I promised in my last blog post to read all 585 pages of the proposed Brexit agreement before commenting. I got to page 365 before concluding I had got a reasonable understanding of it. The “draft” agreement is certainly one of the longest and most complex documents I have ever read. It reads like a lot of documents that come out of the EU – generally incomprehensible to the layman. Indeed, it could have been written by an EU bureaucrat – perhaps it was.
The agreement covers primarily the immediate withdrawal issues and the two-year transition period, but it actually extends many years past then in some provisions. It’s hardly a clean break from EU regulations and bureaucracy.
If you don’t wish to read the 585 pages, there is a much shorter document, only 7 pages, that is an “Outline of the political declaration setting out the framework for the future relationship between the European Union and the United Kingdom” – available on the web. This spells out that the intention is to ensure close adherence by the UK to EU policies on customs and product regulations, on state aid policies, on financial services regulations, on intellectual property rules, on transport regulations, and many other areas. The draft agreement itself also ensures compliance on such matters as state aid and environmental policies. Just one example of this is the fudge over fishing in our future territorial waters where we should have control but will not – rules on that have to be agreed with the EU.
The claim by Government Ministers is that the agreement ensures there will be no disruption in the free movement of goods, thus protecting our industries, and it will enable us to regain control of our borders and the movement of people. But in reality we will still be subject to EU regulations in many areas, and some in perpetuity it seems.
The Irish border problem and the proposed solution is a complete fudge. I respect the desire of the Irish to ensure no hard border between North and Southern Ireland – as there has not been ever since we were both part of the EU and the 1998 Agreement to promote the peace process – but the basic problem is that Northern Irish politicians wish to have their cake and eat it. They want to remain full members of the United Kingdom which all that entails in terms of no customs barriers within but some at the borders and conformance to UK regulations while retaining free movement with southern Ireland.
Even though the proposal for what is effectively a “customs union” embodied in the agreement may be attractive to business, it effectively cedes control to the EU of what goods are permitted to be traded within the UK. At least that’s the way I read it. The EU has taken great care to ensure there is no “unfair competition” from the UK after Brexit by binding us to EU rule conformance.
Let’s just take one example which is the recent GDPR regulation enacted by the EU. Under Article 71 of the agreement. The United Kingdom is binding itself to “ensure a level of protection of personal data essentially equivalent to that under Union law” in perpetuity. So the EU could invent even more daft regulations than the current GDPR ones and the UK would have to adopt them with no say in the matter.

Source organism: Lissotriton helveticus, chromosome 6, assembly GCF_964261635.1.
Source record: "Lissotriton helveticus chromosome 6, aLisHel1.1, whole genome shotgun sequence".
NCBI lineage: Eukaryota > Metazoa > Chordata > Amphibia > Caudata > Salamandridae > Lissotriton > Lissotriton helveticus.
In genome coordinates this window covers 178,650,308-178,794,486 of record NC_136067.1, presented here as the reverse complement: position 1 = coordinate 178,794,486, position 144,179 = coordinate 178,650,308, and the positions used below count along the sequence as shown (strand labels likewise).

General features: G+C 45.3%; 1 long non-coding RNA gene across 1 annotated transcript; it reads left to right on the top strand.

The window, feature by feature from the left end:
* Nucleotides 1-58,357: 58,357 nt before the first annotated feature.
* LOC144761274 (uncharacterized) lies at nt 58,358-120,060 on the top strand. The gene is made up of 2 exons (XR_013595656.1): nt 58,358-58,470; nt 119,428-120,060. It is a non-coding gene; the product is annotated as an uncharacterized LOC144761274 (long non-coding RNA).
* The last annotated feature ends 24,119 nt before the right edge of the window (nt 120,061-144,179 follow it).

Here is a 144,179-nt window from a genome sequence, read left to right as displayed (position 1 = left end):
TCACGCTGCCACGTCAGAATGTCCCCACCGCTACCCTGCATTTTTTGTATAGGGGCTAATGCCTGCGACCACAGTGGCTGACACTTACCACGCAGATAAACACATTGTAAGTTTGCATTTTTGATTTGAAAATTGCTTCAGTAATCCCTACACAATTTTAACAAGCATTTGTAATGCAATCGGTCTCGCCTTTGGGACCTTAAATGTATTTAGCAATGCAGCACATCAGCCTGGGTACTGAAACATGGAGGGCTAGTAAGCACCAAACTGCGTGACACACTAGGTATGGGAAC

Another example is the issue of Competition Law and State Aid. New state aid in the UK can be challenged by the EU up to 4 years after the transition period (see Article 93). Is that a trivial matter? Hardly because for example the European Court of Justice (ECJ) just issued a judgement stopping the UK from paying for power plants to stay open so as to provide emergency power when required. This was providing certainty of supply and minimising price peaks in severe weather conditions. The ECJ can also interfere in interpretation of the agreement for 8 years after the transition period (see Article 158).
In summary the withdrawal agreement is far from being a “declaration of independence” for the UK as Brexit supporters wanted. It will not enable us to set our own rules and regulations on social policies, labour regulations or environmental standards. In effect it’s a Brexit in name only.
Surely it would be much better to have cut out this bureaucracy and save a lot of the money we have promised to pay the EU under the withdrawal agreement by pushing for a clean break followed by a free trade agreement with the EU. That is what the Leave-means-leave campaign (see https://www.leavemeansleave.eu/ ) are pushing for and that makes more sense to me also than accepting this very poor deal negotiated by weak politicians. This hardly seems to be the best deal that could have been negotiated as the Prime Minister is claiming.
Postscript: After writing the above I read this morning’s Financial Times. It seems their writers agree with me in an article headlined “Accord leaves Britain bound to Brussels”. It not just points out the problems in the “transition period” but on such matters as “state aid” where it says “the UK authority must take ‘utmost account’ of commission advice on all decisions, and can be overruled by Brussels or the ECJ”. Similarly their writer Philip Stephens headlines an article with “Parliament should reject a rotten deal”. Looks like the FT journalists may have actually read the agreement also. I certainly agree with Mr Stephens.
Roger Lawson (Twitter: https://twitter.com/RogerWLawson )
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